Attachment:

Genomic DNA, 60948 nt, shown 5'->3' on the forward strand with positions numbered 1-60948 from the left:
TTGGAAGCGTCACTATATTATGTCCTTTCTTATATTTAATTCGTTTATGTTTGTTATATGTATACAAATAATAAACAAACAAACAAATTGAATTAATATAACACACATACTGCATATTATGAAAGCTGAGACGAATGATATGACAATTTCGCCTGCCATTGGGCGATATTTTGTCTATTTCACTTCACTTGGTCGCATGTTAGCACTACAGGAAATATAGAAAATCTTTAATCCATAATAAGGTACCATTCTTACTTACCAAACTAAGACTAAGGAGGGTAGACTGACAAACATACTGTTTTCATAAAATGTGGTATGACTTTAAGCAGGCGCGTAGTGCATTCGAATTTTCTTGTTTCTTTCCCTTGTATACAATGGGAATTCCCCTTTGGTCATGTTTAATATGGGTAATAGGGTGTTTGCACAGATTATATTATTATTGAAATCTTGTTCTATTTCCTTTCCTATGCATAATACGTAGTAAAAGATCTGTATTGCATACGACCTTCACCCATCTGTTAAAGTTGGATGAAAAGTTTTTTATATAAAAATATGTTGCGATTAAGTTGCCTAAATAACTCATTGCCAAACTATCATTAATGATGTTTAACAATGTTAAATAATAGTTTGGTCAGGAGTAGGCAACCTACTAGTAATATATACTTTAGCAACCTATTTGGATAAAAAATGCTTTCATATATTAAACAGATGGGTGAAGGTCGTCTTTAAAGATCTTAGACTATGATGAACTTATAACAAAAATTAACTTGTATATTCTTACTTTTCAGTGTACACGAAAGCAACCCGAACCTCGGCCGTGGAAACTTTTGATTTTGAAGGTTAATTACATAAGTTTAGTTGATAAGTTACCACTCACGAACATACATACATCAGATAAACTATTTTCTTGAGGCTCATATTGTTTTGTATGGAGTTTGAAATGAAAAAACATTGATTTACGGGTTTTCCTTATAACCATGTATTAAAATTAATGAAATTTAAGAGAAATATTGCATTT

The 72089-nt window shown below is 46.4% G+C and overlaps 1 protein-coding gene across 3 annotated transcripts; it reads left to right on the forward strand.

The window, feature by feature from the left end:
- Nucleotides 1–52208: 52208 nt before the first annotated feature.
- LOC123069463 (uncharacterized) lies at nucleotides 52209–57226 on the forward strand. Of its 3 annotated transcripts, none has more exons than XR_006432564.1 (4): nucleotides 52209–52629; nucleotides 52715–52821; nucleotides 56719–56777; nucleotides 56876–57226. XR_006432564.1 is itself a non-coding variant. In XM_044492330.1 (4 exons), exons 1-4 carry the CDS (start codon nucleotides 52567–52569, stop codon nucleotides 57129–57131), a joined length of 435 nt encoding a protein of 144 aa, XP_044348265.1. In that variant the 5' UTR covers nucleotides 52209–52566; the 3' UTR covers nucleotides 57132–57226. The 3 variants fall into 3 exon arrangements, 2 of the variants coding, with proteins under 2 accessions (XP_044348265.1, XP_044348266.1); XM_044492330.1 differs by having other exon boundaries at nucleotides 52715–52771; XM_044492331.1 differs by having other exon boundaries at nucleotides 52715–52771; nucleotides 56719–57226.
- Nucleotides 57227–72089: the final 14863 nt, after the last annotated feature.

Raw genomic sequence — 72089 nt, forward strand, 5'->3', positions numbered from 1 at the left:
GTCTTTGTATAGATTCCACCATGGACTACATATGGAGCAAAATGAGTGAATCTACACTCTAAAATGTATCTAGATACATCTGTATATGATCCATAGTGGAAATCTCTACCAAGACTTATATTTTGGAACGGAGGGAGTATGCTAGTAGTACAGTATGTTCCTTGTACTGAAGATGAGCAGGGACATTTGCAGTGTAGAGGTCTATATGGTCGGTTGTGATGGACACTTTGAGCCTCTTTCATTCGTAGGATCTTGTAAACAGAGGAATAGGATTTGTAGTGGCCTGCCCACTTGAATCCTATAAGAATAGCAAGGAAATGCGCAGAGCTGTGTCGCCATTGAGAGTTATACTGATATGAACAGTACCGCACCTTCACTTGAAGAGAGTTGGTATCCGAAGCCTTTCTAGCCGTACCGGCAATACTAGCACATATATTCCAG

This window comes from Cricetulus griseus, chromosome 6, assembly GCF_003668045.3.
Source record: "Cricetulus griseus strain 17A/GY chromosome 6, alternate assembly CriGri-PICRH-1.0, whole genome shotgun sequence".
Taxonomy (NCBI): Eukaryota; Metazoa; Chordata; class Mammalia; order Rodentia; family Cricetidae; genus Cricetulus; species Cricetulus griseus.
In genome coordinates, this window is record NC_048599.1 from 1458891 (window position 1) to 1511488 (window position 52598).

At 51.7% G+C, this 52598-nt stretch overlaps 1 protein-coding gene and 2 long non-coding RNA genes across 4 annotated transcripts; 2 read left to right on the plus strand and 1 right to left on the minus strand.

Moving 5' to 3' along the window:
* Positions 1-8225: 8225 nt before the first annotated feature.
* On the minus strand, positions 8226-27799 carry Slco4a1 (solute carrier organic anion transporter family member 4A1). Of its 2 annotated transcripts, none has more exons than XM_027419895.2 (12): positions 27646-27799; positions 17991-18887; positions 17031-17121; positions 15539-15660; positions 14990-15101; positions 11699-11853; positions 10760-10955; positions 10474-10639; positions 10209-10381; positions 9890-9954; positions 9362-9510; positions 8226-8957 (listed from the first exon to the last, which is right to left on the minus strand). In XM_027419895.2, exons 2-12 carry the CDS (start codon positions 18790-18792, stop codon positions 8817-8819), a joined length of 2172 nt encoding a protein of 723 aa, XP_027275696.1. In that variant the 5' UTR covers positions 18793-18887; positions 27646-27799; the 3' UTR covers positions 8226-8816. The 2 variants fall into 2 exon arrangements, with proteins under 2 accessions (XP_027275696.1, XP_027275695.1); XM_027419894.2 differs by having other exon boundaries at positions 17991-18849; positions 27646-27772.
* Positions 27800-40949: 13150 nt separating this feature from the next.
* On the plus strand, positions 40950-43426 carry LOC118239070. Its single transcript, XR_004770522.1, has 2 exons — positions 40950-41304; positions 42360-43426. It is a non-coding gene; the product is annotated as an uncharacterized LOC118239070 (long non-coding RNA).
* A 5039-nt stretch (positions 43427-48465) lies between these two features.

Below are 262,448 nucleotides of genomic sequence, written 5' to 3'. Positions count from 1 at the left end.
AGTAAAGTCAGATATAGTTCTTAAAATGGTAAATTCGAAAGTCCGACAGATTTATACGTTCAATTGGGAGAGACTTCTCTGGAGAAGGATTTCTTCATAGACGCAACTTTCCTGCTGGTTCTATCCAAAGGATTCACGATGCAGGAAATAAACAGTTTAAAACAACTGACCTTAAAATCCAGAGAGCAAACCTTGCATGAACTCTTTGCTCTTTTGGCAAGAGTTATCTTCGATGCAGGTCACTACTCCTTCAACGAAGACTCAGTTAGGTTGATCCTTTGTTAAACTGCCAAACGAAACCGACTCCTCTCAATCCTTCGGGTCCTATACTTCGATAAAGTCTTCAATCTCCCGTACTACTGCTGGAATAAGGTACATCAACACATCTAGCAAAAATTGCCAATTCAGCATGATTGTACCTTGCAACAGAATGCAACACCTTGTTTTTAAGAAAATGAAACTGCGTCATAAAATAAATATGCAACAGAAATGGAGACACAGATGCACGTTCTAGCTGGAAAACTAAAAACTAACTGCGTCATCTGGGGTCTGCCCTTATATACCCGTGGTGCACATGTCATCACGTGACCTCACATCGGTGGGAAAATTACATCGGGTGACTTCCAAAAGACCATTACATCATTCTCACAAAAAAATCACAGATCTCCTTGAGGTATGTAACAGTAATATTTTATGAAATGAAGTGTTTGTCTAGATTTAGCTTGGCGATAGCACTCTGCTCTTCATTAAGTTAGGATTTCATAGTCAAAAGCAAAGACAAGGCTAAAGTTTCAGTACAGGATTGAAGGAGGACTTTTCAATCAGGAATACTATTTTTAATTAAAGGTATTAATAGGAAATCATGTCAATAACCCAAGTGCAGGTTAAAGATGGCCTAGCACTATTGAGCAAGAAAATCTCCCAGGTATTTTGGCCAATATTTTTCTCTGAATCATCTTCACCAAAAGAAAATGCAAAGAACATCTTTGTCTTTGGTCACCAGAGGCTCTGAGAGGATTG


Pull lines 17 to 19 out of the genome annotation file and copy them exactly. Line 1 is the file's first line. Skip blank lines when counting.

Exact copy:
* On the minus strand, positions 8226-27799 carry Slco4a1 (solute carrier organic anion transporter family member 4A1). Of its 2 annotated transcripts, none has more exons than XM_027419895.2 (12): positions 27646-27799; positions 17991-18887; positions 17031-17121; positions 15539-15660; positions 14990-15101; positions 11699-11853; positions 10760-10955; positions 10474-10639; positions 10209-10381; positions 9890-9954; positions 9362-9510; positions 8226-8957 (listed from the first exon to the last, which is right to left on the minus strand). In XM_027419895.2, exons 2-12 carry the CDS (start codon positions 18790-18792, stop codon positions 8817-8819), a joined length of 2172 nt encoding a protein of 723 aa, XP_027275696.1. In that variant the 5' UTR covers positions 18793-18887; positions 27646-27799; the 3' UTR covers positions 8226-8816. The 2 variants fall into 2 exon arrangements, with proteins under 2 accessions (XP_027275696.1, XP_027275695.1); XM_027419894.2 differs by having other exon boundaries at positions 17991-18849; positions 27646-27772.
* Positions 27800-40949: 13150 nt separating this feature from the next.
* On the plus strand, positions 40950-43426 carry LOC118239070. Its single transcript, XR_004770522.1, has 2 exons — positions 40950-41304; positions 42360-43426. It is a non-coding gene; the product is annotated as an uncharacterized LOC118239070 (long non-coding RNA).